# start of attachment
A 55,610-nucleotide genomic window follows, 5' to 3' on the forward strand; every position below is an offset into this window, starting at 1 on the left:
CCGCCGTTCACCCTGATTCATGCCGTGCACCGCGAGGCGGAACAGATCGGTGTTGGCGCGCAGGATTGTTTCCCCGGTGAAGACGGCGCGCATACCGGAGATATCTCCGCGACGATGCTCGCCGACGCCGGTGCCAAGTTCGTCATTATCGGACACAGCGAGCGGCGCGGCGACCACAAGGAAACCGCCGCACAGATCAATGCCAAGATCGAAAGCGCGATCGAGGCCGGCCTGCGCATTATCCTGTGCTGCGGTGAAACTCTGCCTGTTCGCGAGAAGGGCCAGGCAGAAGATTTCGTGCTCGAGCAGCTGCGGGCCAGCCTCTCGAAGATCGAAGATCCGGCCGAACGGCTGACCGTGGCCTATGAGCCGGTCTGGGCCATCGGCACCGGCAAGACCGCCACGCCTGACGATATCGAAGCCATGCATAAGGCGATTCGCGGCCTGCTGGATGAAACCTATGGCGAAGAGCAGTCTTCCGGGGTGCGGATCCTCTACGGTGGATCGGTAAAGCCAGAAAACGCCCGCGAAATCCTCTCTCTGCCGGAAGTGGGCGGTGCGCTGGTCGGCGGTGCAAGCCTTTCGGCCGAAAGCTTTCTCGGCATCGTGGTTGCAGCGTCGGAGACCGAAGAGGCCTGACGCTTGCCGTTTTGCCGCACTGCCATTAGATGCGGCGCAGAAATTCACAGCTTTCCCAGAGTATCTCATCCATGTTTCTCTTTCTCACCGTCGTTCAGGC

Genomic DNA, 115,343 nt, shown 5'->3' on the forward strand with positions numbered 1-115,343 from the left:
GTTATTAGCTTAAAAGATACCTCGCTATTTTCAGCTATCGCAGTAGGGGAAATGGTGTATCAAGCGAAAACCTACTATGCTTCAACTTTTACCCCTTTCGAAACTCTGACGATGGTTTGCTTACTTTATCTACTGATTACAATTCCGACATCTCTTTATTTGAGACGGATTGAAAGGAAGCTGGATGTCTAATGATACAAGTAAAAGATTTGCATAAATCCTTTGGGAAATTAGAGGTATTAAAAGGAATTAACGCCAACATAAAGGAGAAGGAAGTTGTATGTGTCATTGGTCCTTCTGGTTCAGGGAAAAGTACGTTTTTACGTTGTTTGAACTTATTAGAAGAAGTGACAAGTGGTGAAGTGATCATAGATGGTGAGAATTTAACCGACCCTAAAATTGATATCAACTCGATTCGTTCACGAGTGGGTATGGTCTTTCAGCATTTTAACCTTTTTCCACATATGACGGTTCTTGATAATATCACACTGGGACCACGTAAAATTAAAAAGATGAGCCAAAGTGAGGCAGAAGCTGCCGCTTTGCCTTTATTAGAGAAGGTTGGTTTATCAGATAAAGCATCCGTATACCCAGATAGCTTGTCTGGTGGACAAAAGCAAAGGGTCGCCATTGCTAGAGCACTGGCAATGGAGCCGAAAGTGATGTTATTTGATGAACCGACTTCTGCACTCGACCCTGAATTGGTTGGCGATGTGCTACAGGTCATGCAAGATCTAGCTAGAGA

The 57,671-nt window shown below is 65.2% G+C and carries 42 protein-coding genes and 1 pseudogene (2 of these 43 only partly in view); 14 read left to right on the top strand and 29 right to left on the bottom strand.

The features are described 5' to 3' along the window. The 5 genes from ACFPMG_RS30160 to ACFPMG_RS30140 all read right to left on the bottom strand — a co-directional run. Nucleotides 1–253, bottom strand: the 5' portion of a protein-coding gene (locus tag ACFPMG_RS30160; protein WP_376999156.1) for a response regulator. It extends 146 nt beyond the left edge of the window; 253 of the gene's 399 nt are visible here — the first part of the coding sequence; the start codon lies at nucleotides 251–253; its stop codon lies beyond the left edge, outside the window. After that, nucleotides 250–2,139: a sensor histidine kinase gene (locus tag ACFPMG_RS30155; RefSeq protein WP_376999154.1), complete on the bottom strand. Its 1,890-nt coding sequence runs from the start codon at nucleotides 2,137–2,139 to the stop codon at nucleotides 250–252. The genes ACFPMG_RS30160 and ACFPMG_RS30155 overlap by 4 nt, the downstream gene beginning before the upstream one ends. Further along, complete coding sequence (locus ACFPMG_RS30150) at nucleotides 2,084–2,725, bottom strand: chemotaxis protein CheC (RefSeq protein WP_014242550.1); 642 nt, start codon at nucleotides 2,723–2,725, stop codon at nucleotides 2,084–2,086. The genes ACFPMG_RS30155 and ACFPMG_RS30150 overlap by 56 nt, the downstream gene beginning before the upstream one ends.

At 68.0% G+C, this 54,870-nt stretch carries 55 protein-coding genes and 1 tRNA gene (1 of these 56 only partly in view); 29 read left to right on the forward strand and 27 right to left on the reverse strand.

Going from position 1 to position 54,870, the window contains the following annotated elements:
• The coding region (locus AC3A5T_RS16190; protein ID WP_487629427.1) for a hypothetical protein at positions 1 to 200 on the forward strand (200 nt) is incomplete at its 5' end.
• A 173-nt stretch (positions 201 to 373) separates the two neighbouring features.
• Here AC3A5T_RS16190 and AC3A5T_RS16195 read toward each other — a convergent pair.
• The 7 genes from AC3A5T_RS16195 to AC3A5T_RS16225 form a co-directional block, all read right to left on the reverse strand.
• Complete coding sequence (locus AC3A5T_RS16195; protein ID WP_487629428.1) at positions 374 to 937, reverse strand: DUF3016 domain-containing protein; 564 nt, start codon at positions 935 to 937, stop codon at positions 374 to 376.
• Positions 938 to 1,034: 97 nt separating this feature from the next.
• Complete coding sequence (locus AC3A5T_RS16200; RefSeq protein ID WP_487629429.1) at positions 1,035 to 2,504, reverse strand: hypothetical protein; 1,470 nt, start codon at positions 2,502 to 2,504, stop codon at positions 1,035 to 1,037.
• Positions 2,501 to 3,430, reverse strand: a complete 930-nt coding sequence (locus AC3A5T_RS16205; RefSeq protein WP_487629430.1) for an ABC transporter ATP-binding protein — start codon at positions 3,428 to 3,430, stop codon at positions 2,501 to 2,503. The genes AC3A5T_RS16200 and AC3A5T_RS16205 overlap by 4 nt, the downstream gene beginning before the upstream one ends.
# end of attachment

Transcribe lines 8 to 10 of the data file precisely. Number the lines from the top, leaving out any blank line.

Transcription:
Going from position 1 to position 54,870, the window contains the following annotated elements:
• The coding region (locus AC3A5T_RS16190; protein ID WP_487629427.1) for a hypothetical protein at positions 1 to 200 on the forward strand (200 nt) is incomplete at its 5' end.
• A 173-nt stretch (positions 201 to 373) separates the two neighbouring features.